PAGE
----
For Record Store Day 2014 (yes, already a month past), Integrity and Vegas paired up for a split 7” featuring two movie inspired covers. The two bands have a history together, with Integrity’s Dwid Hellion and Vegas’ T being close friends and one-time bandmates in Roses Never Fade.
To capture the magic of how the 7” came about, Scene Point Blank had an email chat with T as he traveled the globe. There were some inevitable delays, but we tracked him down in Malaysia for his side of putting together the 7”, how Vegas writes their songs and, with some help from Hellion, some inquiries about his world travels.
Check out our complementary interview with Integrity here.
Scene Point Blank: Vegas has had a lot of time pass between releases but you’ve put out a couple of 7”s this year. Was the time lapse a conscious decision or did life just get in the way.
T: Life has a knack of always getting into the way: it is what happens while you are busy making other plans. You were right there, John. I recently went to Yoko’s exhibition – she nowadays seems to be into taking snaps of the sky and handing out puzzle pieces.
Scene Point Blank: Do you feel that the time lapse has changed the band or your writing/recording process in any way?
T: The process is simple yet constantly evolving. The incarnations of the V are morphing and taking on different shapes, yet the essence is still the same. Writing and recording is a natural process. I need something to hang a song on--to give it some kind of presence and form. The muse is not really hard to find: you just need to stop doing whatever else might be distracting you and pay attention to her. Doing exactly that sometimes proves to be difficult.
Scene Point Blank: When the Sagevisule 7” first came out you were a bit elusive as to the label and format of its release. Was this just a matter of getting the kinks worked out, or was there some question as to if it would happen?
T: There are always wrinkles to be ironed out when it comes to releases and it was not much different with this one.
Scene Point Blank: In our interview with Integrity, Dwid mentioned that the covers on the Integrity split had been in discussion for years before it ever happened. What’s the origin of your version of “Love Me”?
T: The idea came about in the back of the van during Integrity's 2003 European tour. We have been friends for quite a while and one of our common denominators is our love for the comedic genius of Dudley Moore and Peter Cook. The original version of “Bedazzled” from 1967 has been a favourite of ours for a long time.
Scene Point Blank: Was it inevitable that you’d work with Dwid on another project after Roses Never Fade?
T: I wouldn't call it “inevitable,” but since we were both fired from Roses Never Fade around the same time for not complying with the restrictive guidelines of the new management, we found more time to dedicate to our respective main bands. Roses Never Fade was a fun project and not much planning was involved in recording the first album. It all came about organically. I hear that the impending Roses Never Fade release under new management will have a myriad of singers and that it will be less arsenic than what we originally had in mind, when we first roughed up our voices by chain smoking to get into the spirit of things.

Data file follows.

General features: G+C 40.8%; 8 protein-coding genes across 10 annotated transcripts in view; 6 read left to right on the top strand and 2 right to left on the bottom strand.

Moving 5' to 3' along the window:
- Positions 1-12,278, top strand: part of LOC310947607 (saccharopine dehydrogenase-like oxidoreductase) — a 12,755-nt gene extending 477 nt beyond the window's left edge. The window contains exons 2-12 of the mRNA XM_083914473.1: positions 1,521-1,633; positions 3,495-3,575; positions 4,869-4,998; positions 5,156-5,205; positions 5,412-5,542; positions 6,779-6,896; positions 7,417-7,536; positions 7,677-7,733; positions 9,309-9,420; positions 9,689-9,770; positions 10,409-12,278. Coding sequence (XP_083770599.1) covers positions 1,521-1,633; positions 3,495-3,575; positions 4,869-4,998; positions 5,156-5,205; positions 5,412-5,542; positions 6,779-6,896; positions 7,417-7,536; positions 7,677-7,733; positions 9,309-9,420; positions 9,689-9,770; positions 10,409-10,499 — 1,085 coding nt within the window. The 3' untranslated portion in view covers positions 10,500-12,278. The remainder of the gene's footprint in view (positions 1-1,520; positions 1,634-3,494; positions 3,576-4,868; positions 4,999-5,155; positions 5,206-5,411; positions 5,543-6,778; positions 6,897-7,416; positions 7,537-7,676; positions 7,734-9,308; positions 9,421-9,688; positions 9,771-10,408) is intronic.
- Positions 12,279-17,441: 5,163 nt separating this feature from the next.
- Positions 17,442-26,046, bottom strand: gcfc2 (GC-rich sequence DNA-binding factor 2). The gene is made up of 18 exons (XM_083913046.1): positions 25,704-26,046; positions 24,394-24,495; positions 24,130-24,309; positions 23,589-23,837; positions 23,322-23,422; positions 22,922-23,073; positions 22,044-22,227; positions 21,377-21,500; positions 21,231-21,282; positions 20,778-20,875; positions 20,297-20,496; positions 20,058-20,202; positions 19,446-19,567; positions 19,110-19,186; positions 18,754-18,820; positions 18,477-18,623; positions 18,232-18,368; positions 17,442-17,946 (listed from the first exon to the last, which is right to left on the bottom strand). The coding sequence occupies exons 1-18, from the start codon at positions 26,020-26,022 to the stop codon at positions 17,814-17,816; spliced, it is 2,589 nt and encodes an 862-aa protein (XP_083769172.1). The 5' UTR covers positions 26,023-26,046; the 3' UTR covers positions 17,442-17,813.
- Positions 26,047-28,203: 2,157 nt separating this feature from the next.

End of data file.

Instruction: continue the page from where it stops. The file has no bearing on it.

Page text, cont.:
Scene Point Blank: What is going on with that band? Do you expect to record again?
T: Dwid and I have a new project in the pipeline, which is similar in nature to what Roses Never Fade was originally supposed to be before new management decided to make it a mellow pop-oriented derivation. We are currently working on recordings for a new vinyl 7”.
Scene Point Blank: Since this was a Record Store Day release, I had some tie-in questions. You’re now in Australia, right? How is Record Store Day there?
T: I do currently not own a record player in Australia but still collect records. I missed Record Store Day this year as I was preparing for a half-marathon. It was a sunny Saturday and I had to get a run in. From a training perspective, Record Store Day 2014 was very successful.
Scene Point Blank: Since we talked with Dwid first, he took advantage of the opportunity to relay some questions at you. Discretion to our readers, it gets a bit random here.
Dwid Hellion: We know it has been a dream of yours to work with A389 Records and that their release of [Pale Creation's] Twilight Haunt was a crossroads in your musical career. Could you expand a bit on this?
T: The release of Twilight Haunt was a game changer. It changed the way music was perceived. When people look back at musical history they will say, "Sergeant Pepper, Pet Sounds…Twilight Haunt!”
Dwid Hellion: Having the legendary CEO of A389 Records, Dom Romeo, play guitar on your new 7” must have been quite an honor. There was some internet chatter that originally Matt Shack was also considered to be a part of this recording. Can you share any details on this?
T: Matt Shack is an immensely talented musician and has always had many irons in the fire. I encourage you to check out his new band, Black Marsh.
Dwid Hellion: You are notorious for being a world traveler as well as one of the most elusive and mysterious characters in the underground music scene. Can you share with our readers some of the countries which you have lived and travelled? Do you have a favorite place on Earth?
T: 57 countries, 4 continents. I am currently in Malaysia and traveled here via Vietnam and Cambodia. Off to Singapore tomorrow. After a 3-week stint in Australia, I will be off to China. Favourite place in the world would be MONA, where I recently spent a weekend before embarking to South East Asia.